rdom on Tue, 14 Mar 2000 14:32:04 +0100 (CET)

[Date Prev] [Date Next] [Thread Prev] [Thread Next] [Date Index] [Thread Index]

[Nettime-bold] [Fwd: En;IMC,Zapatista Women March & Take over Radio, Mar 11]

This message is forwarded to you by the editors of the Chiapas95
newslists.  To contact the editors write to: <chiapas@eco.utexas.edu>.
To submit material for posting send to: <chiapas-i@eco.utexas.edu>.

Date: Fri, 10 Mar 2000 23:51:54 -0800 (PST)
From: paz libertad <movimiento_2000@yahoo.com>
To: movimiento_2000@yahoo.com

Movement 2000, independent media collective, reports:

-military and paramilitary activity against indigenous
communities increases 

Despite intensified military mobilization and
hostility in recent weeks, thousands of Zapatista
women celebrated  International Women's Day by
marching into the city of San Cristo'bal de las Casas
and taking over a government radio station in order to
broadcast their call for an end to the militarization
of their communities. The women, who traveled from the
Lacandon Jungle, the highlands, the north of Chiapas
and the border with Guatemala, braved long journeys
through zones which are heavily patrolled by military
and paramilitary groups in order to participate in the
march. The women marched carrying their young
children, as well as banners of protest with drawings
of the military airplanes, tanks, and helicopters that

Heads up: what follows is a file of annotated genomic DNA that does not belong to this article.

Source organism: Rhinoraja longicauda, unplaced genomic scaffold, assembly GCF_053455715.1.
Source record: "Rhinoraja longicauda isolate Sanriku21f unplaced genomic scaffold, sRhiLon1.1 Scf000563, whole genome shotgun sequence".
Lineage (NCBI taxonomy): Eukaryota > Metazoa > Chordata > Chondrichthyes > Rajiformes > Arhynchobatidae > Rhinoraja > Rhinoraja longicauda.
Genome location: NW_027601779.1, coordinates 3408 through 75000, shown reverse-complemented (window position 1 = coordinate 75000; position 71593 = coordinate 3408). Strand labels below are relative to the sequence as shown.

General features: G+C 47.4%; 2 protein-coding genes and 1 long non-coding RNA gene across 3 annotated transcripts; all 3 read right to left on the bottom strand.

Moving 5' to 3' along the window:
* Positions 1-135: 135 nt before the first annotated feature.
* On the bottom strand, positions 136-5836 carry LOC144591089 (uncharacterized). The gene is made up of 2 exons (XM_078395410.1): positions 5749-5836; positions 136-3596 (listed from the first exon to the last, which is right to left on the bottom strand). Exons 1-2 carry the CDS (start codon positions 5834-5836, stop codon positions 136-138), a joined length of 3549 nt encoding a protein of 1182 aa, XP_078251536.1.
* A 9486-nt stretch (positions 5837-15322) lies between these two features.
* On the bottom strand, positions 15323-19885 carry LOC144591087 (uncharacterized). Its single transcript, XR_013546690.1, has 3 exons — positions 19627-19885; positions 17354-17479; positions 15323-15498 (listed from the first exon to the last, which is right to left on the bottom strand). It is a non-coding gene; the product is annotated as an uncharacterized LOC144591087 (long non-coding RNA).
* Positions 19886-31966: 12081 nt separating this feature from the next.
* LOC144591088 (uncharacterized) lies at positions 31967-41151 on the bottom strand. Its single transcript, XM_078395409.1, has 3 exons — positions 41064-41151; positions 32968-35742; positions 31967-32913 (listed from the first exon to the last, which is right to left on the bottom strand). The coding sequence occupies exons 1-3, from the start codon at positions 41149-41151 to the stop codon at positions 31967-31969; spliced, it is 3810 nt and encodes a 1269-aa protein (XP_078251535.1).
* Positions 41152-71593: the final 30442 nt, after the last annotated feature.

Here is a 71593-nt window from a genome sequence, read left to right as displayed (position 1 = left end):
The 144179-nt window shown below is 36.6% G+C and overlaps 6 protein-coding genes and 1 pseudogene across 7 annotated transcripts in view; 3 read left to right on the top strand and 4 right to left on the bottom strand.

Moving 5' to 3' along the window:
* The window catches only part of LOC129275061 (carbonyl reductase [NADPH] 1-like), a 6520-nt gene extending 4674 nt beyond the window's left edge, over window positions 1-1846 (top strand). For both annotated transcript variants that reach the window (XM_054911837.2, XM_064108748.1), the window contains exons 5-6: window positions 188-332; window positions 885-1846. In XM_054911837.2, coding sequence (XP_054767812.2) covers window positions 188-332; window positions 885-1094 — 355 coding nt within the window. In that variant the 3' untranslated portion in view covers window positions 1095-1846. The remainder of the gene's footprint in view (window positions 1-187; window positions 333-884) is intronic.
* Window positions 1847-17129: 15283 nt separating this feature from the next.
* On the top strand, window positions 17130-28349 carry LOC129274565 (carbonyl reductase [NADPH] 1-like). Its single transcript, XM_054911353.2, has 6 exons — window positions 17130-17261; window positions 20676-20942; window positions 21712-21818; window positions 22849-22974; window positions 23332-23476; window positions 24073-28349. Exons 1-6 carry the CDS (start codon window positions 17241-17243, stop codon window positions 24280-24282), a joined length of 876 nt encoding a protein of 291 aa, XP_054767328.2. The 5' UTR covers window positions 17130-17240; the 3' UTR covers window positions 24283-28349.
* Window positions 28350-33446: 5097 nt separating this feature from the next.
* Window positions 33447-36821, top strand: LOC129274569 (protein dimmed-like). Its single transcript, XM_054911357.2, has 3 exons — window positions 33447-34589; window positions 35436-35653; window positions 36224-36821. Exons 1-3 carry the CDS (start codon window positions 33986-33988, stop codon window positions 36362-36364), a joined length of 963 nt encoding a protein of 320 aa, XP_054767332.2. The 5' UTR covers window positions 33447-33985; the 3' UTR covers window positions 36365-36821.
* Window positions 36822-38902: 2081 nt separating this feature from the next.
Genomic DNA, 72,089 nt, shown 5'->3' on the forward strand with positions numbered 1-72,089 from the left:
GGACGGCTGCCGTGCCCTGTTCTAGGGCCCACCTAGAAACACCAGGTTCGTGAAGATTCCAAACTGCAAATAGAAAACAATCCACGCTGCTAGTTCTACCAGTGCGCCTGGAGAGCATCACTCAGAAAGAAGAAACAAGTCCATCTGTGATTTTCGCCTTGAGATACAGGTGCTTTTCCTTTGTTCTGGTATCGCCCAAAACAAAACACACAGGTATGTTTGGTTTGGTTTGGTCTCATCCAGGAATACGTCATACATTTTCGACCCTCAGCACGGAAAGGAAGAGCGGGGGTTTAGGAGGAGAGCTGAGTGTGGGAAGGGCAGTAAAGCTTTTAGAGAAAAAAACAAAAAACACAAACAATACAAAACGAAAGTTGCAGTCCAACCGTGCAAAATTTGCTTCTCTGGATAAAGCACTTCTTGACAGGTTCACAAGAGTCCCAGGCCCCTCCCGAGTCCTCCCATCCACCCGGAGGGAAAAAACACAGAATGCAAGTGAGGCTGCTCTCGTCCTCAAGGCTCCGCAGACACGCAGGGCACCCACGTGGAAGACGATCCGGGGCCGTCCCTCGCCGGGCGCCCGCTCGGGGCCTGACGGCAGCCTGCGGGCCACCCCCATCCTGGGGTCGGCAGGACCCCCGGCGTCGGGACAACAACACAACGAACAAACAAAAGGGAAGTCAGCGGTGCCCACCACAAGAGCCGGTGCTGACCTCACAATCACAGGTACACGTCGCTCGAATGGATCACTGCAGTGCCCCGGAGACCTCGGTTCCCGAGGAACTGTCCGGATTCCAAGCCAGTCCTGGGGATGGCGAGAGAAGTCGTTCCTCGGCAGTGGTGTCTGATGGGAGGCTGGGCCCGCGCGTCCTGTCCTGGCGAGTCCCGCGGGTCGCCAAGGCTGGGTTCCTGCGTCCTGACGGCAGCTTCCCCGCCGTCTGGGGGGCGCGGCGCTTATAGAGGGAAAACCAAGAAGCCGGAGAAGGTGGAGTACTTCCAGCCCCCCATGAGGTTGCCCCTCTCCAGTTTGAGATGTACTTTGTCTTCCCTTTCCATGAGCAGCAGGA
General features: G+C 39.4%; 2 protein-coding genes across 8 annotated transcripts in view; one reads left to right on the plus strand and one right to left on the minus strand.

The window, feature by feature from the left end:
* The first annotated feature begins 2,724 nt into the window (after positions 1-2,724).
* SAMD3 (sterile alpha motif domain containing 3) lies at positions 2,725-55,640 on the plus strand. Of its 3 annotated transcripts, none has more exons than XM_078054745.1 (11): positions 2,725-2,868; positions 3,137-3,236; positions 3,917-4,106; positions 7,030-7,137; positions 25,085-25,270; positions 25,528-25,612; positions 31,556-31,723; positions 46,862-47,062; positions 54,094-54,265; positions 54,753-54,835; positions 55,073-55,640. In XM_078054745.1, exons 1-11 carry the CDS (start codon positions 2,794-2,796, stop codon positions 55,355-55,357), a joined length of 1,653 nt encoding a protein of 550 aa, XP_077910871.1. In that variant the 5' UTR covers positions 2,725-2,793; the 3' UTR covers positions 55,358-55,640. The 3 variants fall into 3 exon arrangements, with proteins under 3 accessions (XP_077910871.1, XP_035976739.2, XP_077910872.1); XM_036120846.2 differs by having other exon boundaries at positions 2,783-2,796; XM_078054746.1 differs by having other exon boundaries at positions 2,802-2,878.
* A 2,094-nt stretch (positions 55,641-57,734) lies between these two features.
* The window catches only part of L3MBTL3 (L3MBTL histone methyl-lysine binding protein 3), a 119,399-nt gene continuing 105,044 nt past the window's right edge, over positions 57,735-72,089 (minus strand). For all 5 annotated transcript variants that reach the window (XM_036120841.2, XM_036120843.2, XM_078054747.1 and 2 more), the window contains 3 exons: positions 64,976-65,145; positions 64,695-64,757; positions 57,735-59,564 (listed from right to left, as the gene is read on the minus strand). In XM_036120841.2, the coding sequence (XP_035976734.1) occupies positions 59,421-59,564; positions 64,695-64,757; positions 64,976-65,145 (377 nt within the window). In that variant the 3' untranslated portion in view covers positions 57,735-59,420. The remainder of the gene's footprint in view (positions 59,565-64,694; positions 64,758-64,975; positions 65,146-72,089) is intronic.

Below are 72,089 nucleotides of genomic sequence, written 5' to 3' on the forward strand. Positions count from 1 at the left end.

constantly harass their communities.

A group of 200 of the marchers peacefully occupied the
government radio station Radio Uno and broadcast for
one hour during the march. Maria Angelica, a tzeltal
woman from the Lacandon jungle explained to listeners
throughout the state, "Many of us do not know how to
read or write, and for this reason we come so you all
can listen to us. We want you all to know that we will
not get accustomed to the militarization." The
broadcast, conducted in both Spanish and indigenous
languages, denounced military and paramilitary
violence against indigenous communities and called for
respect for the rights of women and fulfillment of the
Accords of San Andre's. The Zapatista support bases
declared, "The militarization and paramilitarization
of our communities is now one of the principal causes
of the misery, poverty, sickness and the death of many
indigenous people. The military blockade, the daily
harassment, by land and by air, and the persecution of
us by the bad government, has been a grave obstacle
for the completion of our daily work, which is the
only way we indigenous people can survive."

In the last two weeks, as the women prepared to leave
their communities to march, military presence  in all
three regions of resistance, the jungle, the
highlands, and the north,  has increased drastically
in number and intensity. Community authorities have
declared extreme alert and have advised the population
to prepare for military attack.  The bold military
advance into the communities in resistance in all the
indigenous territory of the state is marked by an
increase in army patrols, checkpoints, troop
mobilization and the reinitiation of paramilitary
group activities. As the military occupies more and
more communal lands, they arrive with heavy machinery
to build highways and army bases, thus destroying
acres of forest and jungle and contaminating rivers
and lakes. 

A representative of the tzotzil highlands warns "the